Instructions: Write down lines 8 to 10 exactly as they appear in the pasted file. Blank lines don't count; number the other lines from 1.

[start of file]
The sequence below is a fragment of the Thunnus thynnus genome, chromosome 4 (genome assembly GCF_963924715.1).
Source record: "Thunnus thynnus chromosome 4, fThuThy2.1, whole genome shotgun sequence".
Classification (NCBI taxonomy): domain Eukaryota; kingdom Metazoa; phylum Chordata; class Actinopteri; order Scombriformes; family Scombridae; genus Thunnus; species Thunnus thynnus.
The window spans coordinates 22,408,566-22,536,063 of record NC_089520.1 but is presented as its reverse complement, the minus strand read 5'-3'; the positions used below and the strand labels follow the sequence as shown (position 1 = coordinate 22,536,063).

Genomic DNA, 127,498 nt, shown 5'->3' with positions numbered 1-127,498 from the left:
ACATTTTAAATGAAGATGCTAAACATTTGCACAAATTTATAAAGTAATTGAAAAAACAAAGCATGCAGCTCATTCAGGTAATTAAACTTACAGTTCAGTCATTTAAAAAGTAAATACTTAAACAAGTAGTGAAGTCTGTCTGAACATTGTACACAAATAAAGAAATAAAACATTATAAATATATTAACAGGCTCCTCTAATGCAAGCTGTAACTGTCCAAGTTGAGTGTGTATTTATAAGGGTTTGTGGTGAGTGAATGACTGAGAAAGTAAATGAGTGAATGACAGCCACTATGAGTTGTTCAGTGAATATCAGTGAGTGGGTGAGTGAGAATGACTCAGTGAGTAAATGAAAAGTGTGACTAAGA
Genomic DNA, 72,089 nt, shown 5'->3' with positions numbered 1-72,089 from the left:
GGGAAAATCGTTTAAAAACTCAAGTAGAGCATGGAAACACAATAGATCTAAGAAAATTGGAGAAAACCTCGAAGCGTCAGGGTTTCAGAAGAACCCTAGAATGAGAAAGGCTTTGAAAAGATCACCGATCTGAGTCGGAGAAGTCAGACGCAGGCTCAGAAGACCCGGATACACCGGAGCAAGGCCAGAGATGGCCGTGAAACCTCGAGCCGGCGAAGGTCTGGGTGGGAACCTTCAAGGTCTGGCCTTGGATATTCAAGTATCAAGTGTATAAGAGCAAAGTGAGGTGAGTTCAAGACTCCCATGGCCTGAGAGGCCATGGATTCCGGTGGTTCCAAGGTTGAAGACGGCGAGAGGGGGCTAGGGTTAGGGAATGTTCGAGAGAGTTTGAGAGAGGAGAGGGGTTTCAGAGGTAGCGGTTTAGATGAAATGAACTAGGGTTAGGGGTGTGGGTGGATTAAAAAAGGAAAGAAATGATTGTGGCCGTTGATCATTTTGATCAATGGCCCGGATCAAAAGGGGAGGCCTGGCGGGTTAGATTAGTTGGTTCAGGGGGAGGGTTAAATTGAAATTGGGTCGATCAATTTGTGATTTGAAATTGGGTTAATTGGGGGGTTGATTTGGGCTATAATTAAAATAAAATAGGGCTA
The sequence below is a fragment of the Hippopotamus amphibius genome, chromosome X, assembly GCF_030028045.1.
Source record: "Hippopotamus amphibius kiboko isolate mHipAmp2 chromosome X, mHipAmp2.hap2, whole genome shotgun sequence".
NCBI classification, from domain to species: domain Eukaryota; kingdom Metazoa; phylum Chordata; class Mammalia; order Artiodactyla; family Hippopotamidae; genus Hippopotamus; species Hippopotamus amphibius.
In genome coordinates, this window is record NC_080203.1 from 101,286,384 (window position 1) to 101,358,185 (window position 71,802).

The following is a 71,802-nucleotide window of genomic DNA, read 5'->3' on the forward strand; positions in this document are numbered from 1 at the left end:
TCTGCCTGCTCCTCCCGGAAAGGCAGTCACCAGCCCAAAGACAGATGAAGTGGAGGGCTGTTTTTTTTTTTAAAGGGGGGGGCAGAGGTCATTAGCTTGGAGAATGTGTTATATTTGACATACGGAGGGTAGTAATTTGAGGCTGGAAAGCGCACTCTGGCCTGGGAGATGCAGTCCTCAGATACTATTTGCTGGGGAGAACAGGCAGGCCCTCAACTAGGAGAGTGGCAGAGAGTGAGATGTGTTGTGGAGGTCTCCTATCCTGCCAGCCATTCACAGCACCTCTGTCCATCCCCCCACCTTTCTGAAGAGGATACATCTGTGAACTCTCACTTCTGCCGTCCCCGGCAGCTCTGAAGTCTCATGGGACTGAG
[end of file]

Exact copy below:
GGGAAAATCGTTTAAAAACTCAAGTAGAGCATGGAAACACAATAGATCTAAGAAAATTGGAGAAAACCTCGAAGCGTCAGGGTTTCAGAAGAACCCTAGAATGAGAAAGGCTTTGAAAAGATCACCGATCTGAGTCGGAGAAGTCAGACGCAGGCTCAGAAGACCCGGATACACCGGAGCAAGGCCAGAGATGGCCGTGAAACCTCGAGCCGGCGAAGGTCTGGGTGGGAACCTTCAAGGTCTGGCCTTGGATATTCAAGTATCAAGTGTATAAGAGCAAAGTGAGGTGAGTTCAAGACTCCCATGGCCTGAGAGGCCATGGATTCCGGTGGTTCCAAGGTTGAAGACGGCGAGAGGGGGCTAGGGTTAGGGAATGTTCGAGAGAGTTTGAGAGAGGAGAGGGGTTTCAGAGGTAGCGGTTTAGATGAAATGAACTAGGGTTAGGGGTGTGGGTGGATTAAAAAAGGAAAGAAATGATTGTGGCCGTTGATCATTTTGATCAATGGCCCGGATCAAAAGGGGAGGCCTGGCGGGTTAGATTAGTTGGTTCAGGGGGAGGGTTAAATTGAAATTGGGTCGATCAATTTGTGATTTGAAATTGGGTTAATTGGGGGGTTGATTTGGGCTATAATTAAAATAAAATAGGGCTA
The sequence below is a fragment of the Hippopotamus amphibius genome, chromosome X, assembly GCF_030028045.1.
Source record: "Hippopotamus amphibius kiboko isolate mHipAmp2 chromosome X, mHipAmp2.hap2, whole genome shotgun sequence".